"What's your favorite day of the week?" I asked.
"Sunday," Jonathan answered without hesitation.
"Because of worship at our Home Group," Jonathan said.
This was no isolated response. Around our house, there was no doubt about it: worship was the highlight of six-year-old Jonathan's week. The same was true of four-year-old Janelle.
It had not always been so. In fact, only two years earlier, one of the most persistent problems of our worship community had been the "babysitting problem." What do we do with the kids?
We had tried a half-dozen babysitters during our meetings. We had tried letting children play without a sitter. We had tried keeping them in the meetings with us. Nothing we tried worked very well for very long. The "babysitting problem" stubbornly resisted solution.
Reading Children's Ministry by Larry Richards reminded me that the first-century church didn't segregate children from adults. Evidently worship and the nurture of children's faith took place in intergenerational settings. Children were simply part of the life of the community.
That got me thinking. What if we quit looking at our children as babysitting problems to be solved and started looking at them as members of the community? What if, rather than trying to find someone else to take our children off our hands, we accepted the responsibility of discipling our own children when the community gathered?
In response of these questions, the group decided to experiment with intergenerational worship. During the first forty-five minutes or so of our two-hour worship time, we—all children and adults—worshiped together. That period included all the elements of our adults-only services:singing, prayer, sharing and the week's joys and pains, and teaching. We tried to avoid adult-oriented activities that turned children into spectators, or "children's stories" that turned adults into spectators. Rather, we aimed for activities that fully involved everyone and promoted interaction among generations.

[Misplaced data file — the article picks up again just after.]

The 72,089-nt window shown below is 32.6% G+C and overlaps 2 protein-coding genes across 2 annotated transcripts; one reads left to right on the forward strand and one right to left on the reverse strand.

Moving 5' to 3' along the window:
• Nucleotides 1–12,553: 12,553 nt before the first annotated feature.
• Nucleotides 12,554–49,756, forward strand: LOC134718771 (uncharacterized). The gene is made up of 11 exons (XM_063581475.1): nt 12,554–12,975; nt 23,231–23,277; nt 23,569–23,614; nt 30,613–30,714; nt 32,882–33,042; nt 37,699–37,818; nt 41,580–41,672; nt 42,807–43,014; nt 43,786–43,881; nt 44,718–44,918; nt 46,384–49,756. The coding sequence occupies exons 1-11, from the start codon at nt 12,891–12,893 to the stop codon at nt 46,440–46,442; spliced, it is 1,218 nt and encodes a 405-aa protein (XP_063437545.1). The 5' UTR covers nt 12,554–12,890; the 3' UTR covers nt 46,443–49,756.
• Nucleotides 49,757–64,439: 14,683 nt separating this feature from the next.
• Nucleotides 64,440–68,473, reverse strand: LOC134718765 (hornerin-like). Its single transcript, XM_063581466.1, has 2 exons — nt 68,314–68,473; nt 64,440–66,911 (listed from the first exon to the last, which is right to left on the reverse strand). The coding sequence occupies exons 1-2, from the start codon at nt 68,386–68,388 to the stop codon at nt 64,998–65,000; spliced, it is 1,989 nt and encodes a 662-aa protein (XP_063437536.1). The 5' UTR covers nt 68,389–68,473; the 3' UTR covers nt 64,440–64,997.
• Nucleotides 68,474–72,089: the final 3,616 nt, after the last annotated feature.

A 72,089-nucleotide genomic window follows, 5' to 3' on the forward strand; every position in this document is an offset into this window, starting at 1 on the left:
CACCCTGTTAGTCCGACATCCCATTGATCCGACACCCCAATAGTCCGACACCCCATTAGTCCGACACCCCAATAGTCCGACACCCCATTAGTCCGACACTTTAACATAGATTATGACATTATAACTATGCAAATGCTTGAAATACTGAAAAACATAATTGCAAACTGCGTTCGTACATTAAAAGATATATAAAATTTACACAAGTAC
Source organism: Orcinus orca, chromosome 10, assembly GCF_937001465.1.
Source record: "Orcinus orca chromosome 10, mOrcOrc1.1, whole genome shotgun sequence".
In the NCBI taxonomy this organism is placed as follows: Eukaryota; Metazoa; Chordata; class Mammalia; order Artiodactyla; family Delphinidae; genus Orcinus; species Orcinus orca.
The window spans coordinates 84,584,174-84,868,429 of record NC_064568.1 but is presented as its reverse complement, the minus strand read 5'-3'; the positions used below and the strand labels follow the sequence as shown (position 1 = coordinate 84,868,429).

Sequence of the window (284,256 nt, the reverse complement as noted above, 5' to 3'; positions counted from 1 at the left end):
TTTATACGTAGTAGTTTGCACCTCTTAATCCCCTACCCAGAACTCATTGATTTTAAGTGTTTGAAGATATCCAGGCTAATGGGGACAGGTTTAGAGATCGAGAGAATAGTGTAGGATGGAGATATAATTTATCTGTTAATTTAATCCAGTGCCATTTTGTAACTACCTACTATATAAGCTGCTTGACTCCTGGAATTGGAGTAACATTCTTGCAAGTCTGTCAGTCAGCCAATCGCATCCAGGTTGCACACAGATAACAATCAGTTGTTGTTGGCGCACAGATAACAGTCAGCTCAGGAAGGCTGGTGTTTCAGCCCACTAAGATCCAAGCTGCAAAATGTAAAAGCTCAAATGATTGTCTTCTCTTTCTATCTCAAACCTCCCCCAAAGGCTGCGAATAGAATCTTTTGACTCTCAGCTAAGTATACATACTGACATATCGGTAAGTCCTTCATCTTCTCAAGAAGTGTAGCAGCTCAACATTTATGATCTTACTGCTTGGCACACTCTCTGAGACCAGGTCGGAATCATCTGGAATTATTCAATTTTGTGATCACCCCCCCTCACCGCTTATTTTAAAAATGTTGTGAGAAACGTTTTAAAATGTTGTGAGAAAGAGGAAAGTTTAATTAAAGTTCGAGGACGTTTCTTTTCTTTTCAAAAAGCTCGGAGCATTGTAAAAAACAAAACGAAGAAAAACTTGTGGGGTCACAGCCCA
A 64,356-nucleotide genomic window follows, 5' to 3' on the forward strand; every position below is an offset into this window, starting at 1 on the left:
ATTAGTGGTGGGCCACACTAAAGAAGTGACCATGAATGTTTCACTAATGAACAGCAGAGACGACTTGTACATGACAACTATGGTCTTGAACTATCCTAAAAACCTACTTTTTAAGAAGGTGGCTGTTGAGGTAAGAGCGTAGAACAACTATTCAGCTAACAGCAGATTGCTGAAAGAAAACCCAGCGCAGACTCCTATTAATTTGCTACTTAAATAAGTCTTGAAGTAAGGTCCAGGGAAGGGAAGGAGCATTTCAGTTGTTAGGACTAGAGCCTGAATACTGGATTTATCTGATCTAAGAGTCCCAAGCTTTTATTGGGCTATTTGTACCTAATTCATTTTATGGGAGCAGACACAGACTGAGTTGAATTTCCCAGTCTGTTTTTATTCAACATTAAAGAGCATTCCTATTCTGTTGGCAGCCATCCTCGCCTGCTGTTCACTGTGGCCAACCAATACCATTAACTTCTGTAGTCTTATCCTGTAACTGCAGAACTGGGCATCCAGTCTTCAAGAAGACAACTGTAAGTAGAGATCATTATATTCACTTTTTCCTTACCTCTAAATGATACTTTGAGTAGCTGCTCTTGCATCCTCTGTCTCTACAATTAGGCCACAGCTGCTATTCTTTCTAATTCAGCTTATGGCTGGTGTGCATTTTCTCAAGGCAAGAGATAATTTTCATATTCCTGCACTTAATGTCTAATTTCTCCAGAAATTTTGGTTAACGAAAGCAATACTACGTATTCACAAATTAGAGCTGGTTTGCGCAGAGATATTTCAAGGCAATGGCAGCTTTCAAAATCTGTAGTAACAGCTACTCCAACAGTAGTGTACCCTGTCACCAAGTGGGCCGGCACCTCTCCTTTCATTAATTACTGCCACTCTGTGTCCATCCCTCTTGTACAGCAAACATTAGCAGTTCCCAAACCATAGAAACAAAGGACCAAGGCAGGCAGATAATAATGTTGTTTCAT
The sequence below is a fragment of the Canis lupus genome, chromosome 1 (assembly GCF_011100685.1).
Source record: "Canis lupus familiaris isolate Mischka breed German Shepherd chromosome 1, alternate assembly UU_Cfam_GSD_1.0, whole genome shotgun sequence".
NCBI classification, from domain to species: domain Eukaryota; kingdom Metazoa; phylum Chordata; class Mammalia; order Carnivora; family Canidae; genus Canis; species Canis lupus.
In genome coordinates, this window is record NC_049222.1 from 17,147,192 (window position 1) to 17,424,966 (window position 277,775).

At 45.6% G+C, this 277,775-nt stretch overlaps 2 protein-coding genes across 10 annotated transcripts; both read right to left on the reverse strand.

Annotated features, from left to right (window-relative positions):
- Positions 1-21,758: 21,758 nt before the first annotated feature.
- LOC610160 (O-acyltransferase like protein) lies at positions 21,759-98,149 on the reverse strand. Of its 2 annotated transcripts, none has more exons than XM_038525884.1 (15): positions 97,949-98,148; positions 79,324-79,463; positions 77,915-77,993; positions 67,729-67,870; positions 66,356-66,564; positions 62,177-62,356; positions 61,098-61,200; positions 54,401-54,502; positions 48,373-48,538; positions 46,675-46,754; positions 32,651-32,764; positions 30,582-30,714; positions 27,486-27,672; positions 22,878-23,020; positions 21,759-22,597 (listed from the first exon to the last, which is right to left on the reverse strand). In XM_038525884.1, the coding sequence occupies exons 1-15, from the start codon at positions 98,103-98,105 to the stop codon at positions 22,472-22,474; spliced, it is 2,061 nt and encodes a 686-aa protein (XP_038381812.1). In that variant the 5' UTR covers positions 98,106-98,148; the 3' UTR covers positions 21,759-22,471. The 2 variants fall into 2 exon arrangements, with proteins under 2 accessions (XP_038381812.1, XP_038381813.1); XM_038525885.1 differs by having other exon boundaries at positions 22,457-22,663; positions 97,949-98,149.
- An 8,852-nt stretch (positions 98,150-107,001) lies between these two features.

Adults signed up to take turns leading the intergenerational worship time. The intergenerational story usually tied into the Bible teaching that would follow in the adults-only part of the service. We enjoyed a wonderful surprising variety in storytelling—from the whole group acting out a Bible story to puppet dramas to chalk talks to a visit from Rainbow the Clown. (The kids did wonder why Patty missed the fist hour of worship.)
Children chose many of the songs, and when adults chose we took care to choose songs the children knew or could quickly learn. At sharing time, both children and adults shared happenings from their week that "made them feel happy" or "made them feel sad," with adults saving for later any sharing that went beyond a minute or two.
Our favorite way of handling prayer time was one-on-one prayers, an idea we picked up from Larry Richards. Each child would choose an adult prayer partner. The remaining adults would pair up. Each person would share a prayer request with his or her partner, then the partners would pray for each other. This only took two or three minutes, but it packed a lot of power.